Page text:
ANY slim hopes Hull Stingrays’ long-suffering fans had of their beloved club being saved were quickly extinguished yesterday after a reformed Manchester Storm were brought in to replace them in the Elite League.
Spiralling costs and the loss of the club’s main sponsor forced Stingrays’ owner Bobby McEwan to place the East Yorkshire club into liquidation after three years at the helm, ironically on the back of the most successful on-ice season in the club’s history.
But, within hours of McEwan announcing his decision yesterday morning, the Elite League announced it had found a ready and willing replacement, with a reborn Storm - Superleague winners in 1999 before folding in 2002 – ensuring the UK’s top-flight remained at 10 teams.
Storm will play out of the Silverblades Rink in Altrincham, recently vacated by English Premier League team Manchester Phoenix, who are planning to play in a new,temporary rink closer to the city centre.
Whether the Manchester area can sustain two senior hockey clubs remains to be seen, but what is increasingly certain is that there will be no hockey club in Hull for the first time in 27 years.
News emerged yesterday of some fans launching a campaign to save the club and attempt to continue life in the EPL, but that possibility seems remote.
McEwan had devoted the last three years of his life to the club and it will undoubtedly be a bitter pill for him to swallow. He was unavailable for further comment last night and it remains unclear what will now happen to the club’s players, with most of next season’s roster having already been signed up.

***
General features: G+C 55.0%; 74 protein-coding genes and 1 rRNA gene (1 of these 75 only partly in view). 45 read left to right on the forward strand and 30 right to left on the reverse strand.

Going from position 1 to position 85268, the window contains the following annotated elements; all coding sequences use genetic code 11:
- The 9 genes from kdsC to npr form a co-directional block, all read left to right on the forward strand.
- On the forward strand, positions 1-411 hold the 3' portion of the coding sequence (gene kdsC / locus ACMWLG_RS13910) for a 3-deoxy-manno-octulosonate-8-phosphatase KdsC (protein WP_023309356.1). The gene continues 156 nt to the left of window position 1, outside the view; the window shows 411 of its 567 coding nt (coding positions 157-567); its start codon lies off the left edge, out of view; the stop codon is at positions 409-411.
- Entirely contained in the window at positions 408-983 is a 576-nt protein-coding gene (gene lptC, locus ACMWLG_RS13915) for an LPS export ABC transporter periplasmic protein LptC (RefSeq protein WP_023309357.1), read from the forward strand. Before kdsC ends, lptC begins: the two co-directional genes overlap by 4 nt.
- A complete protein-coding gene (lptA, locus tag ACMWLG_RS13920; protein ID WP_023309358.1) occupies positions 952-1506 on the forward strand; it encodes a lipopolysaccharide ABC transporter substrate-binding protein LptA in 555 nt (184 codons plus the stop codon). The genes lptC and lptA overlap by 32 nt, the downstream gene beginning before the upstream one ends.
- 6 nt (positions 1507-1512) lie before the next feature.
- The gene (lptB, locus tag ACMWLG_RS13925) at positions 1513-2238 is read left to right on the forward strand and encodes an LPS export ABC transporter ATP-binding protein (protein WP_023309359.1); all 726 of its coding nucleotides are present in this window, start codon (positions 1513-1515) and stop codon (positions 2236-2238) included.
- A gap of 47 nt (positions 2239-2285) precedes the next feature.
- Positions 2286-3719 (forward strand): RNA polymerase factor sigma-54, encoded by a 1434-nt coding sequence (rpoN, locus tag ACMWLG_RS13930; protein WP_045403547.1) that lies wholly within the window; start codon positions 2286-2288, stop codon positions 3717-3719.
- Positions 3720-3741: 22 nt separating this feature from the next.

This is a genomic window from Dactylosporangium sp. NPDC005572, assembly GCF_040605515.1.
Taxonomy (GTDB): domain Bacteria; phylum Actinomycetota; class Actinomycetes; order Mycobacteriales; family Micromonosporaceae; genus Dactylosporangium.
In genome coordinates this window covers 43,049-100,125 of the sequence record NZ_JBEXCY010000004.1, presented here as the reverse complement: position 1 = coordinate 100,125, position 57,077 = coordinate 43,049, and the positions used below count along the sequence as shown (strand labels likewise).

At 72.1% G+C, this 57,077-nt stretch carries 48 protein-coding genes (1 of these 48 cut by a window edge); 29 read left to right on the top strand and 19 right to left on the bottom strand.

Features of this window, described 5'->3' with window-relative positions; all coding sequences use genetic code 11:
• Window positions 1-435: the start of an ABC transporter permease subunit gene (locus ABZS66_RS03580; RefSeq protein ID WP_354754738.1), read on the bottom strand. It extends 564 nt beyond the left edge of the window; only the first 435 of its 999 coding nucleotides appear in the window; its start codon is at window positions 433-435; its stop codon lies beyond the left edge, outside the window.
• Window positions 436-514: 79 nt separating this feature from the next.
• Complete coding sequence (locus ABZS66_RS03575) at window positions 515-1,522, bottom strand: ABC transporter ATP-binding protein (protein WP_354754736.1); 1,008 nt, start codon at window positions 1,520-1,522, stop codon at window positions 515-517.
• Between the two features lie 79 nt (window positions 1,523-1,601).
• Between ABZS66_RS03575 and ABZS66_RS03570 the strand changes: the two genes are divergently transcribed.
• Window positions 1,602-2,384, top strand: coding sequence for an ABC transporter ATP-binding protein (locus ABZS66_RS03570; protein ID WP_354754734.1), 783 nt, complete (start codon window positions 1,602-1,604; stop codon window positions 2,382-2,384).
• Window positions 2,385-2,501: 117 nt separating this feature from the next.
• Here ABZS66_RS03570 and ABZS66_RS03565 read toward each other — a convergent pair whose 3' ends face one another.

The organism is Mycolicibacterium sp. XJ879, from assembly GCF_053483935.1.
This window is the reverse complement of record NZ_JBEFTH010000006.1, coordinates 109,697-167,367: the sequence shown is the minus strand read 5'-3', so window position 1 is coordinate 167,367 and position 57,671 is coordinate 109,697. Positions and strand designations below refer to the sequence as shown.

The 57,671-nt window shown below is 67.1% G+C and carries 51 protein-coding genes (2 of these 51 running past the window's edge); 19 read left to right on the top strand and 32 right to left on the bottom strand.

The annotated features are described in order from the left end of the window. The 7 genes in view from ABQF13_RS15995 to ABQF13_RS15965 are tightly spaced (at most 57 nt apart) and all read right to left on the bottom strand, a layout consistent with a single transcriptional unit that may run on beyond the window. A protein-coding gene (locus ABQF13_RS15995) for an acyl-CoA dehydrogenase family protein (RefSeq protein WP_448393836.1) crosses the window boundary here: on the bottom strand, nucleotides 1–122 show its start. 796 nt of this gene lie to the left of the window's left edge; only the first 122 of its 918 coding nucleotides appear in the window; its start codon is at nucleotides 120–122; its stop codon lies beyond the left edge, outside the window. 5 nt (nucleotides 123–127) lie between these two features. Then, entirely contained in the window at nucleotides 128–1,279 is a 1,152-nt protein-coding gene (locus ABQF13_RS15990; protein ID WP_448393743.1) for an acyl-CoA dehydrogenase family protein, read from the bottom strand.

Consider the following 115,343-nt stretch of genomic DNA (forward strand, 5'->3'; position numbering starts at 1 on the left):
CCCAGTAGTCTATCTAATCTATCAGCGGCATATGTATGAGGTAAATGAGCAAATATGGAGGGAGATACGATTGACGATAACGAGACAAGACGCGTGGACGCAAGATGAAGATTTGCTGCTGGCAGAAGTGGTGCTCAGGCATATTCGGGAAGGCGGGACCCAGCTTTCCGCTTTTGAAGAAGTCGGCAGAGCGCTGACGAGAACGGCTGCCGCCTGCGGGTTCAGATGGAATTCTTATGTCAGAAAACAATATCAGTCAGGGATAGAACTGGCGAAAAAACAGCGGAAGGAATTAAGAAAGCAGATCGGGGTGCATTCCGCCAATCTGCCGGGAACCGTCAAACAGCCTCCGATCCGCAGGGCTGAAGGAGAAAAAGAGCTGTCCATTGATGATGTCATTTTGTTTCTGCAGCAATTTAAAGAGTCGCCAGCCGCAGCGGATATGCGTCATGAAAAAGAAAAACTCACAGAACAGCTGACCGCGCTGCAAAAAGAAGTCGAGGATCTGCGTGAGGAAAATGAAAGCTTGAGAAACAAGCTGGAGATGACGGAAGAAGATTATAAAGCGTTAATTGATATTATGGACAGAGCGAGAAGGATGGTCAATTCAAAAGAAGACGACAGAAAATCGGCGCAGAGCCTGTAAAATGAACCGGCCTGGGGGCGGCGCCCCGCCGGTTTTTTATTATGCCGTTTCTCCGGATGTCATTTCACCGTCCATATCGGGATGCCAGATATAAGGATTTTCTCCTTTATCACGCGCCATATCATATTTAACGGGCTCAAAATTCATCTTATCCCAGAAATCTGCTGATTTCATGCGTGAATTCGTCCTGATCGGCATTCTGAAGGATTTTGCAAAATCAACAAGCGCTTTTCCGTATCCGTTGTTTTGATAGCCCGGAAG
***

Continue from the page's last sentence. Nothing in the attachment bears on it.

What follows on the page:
Hull-born GB international defenceman David Phillips had only recently signed up on a two-year deal to return the club for the 2015-16 season and found out about the news on social media yesterday morning.
While that left him somewhat aggrieved, his first concern was for the club’s loyal band of supporters who followed the club to the Final Four Play-off Weekend in Nottingham at the end of last season under rookie coach Omar Pacha, who was also unavailable for comment last night.
“It’s devastating really,” said Phillips. “It’s not just about the team I was coming back to play for next season, this is the team I’ve supported since I was about eight-years-old.
“Even though I’ve not been playing for them for the last few years, I’ve still supported them. I’m just gutted for all the fans and the fact that there is not going to be an ice hockey team in Hull is devastating for them.
“The club has done well on the ice in recent years, it’s just off the ice that they’ve always struggled.
“I would love someone to come in and take over the club or do something - there’s just too much history involved and the club is too big for it to just finish like this. The fans have been through a lot over the years and deserve a team in Hull.
“People have often said that a team can’t work in Hull, but a team has worked in Hull, one way or another, for over 20 years.”
The demise of Hull produced plenty of sympathy on various social media platforms throughout the day, although the Elite League itself chose to ignore the fact one of their teams had gone into liquidation until it had signed the deal with Manchester Storm later in the day.
In a statement released on Wednesday afternoon, Elite League chairman Tony Smith - also owner of Sheffield Steelers - said: “The name Manchester Storm is steeped in hockey tradition and it is great that it will once again be in the top flight of the sport.
“On behalf of the league I would like to place on record the important contribution made by the Hull Stingrays, both on and off the ice, to the growth and development of the EIHL.
“Owner Bobby McEwan has worked so hard for the Stingrays and has been very passionate about the organisation. We are sad to see them go.”